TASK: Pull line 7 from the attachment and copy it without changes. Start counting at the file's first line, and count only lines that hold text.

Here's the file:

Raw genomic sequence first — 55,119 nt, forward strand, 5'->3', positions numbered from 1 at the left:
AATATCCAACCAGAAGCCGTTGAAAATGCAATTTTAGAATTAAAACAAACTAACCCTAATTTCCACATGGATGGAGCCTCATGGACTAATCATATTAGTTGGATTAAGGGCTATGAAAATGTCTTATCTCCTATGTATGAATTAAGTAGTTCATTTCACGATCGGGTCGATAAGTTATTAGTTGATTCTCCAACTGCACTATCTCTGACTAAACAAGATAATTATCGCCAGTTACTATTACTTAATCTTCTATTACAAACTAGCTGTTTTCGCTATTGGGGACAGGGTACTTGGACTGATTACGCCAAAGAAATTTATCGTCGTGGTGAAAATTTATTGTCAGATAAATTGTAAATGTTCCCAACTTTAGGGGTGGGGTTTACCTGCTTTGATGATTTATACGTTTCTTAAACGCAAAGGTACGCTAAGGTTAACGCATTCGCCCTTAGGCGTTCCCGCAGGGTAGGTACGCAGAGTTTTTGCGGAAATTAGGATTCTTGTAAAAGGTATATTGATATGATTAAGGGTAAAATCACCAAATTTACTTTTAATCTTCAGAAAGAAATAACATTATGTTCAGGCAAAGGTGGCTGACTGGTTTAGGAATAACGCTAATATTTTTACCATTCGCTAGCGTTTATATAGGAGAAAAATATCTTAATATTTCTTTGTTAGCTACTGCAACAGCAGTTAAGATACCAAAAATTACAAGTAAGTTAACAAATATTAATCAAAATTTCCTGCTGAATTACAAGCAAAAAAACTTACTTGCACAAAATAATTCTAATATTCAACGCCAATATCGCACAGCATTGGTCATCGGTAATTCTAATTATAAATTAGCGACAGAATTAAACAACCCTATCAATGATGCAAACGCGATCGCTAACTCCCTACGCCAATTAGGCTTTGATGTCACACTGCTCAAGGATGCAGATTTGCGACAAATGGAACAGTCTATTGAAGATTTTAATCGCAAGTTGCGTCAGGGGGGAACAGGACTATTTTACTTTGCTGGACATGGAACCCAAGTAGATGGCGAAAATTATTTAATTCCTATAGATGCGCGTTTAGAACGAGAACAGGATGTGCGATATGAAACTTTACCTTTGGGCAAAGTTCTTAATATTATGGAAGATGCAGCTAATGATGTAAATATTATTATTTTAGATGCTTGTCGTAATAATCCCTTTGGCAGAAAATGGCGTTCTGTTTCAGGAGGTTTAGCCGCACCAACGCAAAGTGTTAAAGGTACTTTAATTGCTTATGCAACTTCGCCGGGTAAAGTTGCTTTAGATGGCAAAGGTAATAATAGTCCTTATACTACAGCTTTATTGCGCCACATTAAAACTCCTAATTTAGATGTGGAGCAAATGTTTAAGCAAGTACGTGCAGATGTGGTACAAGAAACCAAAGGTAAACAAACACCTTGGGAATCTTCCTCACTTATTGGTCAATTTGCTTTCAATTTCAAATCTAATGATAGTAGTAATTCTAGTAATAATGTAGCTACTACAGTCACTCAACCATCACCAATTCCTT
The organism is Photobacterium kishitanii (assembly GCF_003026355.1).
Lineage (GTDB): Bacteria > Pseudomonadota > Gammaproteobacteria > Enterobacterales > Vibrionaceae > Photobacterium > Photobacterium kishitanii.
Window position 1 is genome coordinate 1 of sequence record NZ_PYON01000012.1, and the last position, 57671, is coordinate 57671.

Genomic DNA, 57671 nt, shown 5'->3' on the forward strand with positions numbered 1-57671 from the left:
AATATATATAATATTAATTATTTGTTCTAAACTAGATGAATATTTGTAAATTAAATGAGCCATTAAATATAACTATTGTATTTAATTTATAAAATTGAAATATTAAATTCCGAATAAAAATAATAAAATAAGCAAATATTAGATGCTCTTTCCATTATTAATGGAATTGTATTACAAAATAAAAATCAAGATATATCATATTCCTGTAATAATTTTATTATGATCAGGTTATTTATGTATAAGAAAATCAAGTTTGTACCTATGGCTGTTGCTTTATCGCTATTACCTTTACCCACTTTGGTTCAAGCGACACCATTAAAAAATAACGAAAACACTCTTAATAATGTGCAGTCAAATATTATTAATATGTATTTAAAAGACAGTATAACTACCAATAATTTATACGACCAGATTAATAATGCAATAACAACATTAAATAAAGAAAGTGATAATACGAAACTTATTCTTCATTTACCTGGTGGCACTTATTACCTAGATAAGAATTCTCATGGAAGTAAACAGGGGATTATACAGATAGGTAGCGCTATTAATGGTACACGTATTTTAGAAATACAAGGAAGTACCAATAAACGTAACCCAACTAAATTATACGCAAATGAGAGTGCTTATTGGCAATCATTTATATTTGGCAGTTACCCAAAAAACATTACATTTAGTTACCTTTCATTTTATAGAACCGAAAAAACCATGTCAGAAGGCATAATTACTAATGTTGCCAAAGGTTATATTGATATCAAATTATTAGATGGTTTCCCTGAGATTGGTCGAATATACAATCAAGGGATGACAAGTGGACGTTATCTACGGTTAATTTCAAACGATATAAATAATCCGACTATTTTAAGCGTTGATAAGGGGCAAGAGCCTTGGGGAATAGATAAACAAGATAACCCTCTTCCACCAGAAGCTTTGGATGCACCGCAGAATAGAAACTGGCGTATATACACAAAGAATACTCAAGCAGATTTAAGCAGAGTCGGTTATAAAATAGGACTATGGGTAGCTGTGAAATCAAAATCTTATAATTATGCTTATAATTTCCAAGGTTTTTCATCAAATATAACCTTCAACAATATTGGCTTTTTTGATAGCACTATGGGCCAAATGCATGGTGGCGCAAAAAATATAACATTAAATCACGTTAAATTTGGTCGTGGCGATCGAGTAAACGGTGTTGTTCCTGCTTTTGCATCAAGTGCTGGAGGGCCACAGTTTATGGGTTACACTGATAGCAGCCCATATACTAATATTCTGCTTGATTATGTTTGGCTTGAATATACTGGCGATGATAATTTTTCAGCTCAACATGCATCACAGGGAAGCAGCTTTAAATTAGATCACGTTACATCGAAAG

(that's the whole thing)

AATATATATAATATTAATTATTTGTTCTAAACTAGATGAATATTTGTAAATTAAATGAGCCATTAAATATAACTATTGTATTTAATTTATAAAATTGAAATATTAAATTCCGAATAAAAATAATAAAATAAGCAAATATTAGATGCTCTTTCCATTATTAATGGAATTGTATTACAAAATAAAAATCAAGATATATCATATTCCTGTAATAATTTTATTATGATCAGGTTATTTATGTATAAGAAAATCAAGTTTGTACCTATGGCTGTTGCTTTATCGCTATTACCTTTACCCACTTTGGTTCAAGCGACACCATTAAAAAATAACGAAAACACTCTTAATAATGTGCAGTCAAATATTATTAATATGTATTTAAAAGACAGTATAACTACCAATAATTTATACGACCAGATTAATAATGCAATAACAACATTAAATAAAGAAAGTGATAATACGAAACTTATTCTTCATTTACCTGGTGGCACTTATTACCTAGATAAGAATTCTCATGGAAGTAAACAGGGGATTATACAGATAGGTAGCGCTATTAATGGTACACGTATTTTAGAAATACAAGGAAGTACCAATAAACGTAACCCAACTAAATTATACGCAAATGAGAGTGCTTATTGGCAATCATTTATATTTGGCAGTTACCCAAAAAACATTACATTTAGTTACCTTTCATTTTATAGAACCGAAAAAACCATGTCAGAAGGCATAATTACTAATGTTGCCAAAGGTTATATTGATATCAAATTATTAGATGGTTTCCCTGAGATTGGTCGAATATACAATCAAGGGATGACAAGTGGACGTTATCTACGGTTAATTTCAAACGATATAAATAATCCGACTATTTTAAGCGTTGATAAGGGGCAAGAGCCTTGGGGAATAGATAAACAAGATAACCCTCTTCCACCAGAAGCTTTGGATGCACCGCAGAATAGAAACTGGCGTATATACACAAAGAATACTCAAGCAGATTTAAGCAGAGTCGGTTATAAAATAGGACTATGGGTAGCTGTGAAATCAAAATCTTATAATTATGCTTATAATTTCCAAGGTTTTTCATCAAATATAACCTTCAACAATATTGGCTTTTTTGATAGCACTATGGGCCAAATGCATGGTGGCGCAAAAAATATAACATTAAATCACGTTAAATTTGGTCGTGGCGATCGAGTAAACGGTGTTGTTCCTGCTTTTGCATCAAGTGCTGGAGGGCCACAGTTTATGGGTTACACTGATAGCAGCCCATATACTAATATTCTGCTTGATTATGTTTGGCTTGAATATACTGGCGATGATAATTTTTCAGCTCAACATGCATCACAGGGAAGCAGCTTTAAATTAGATCACGTTACATCGAAAG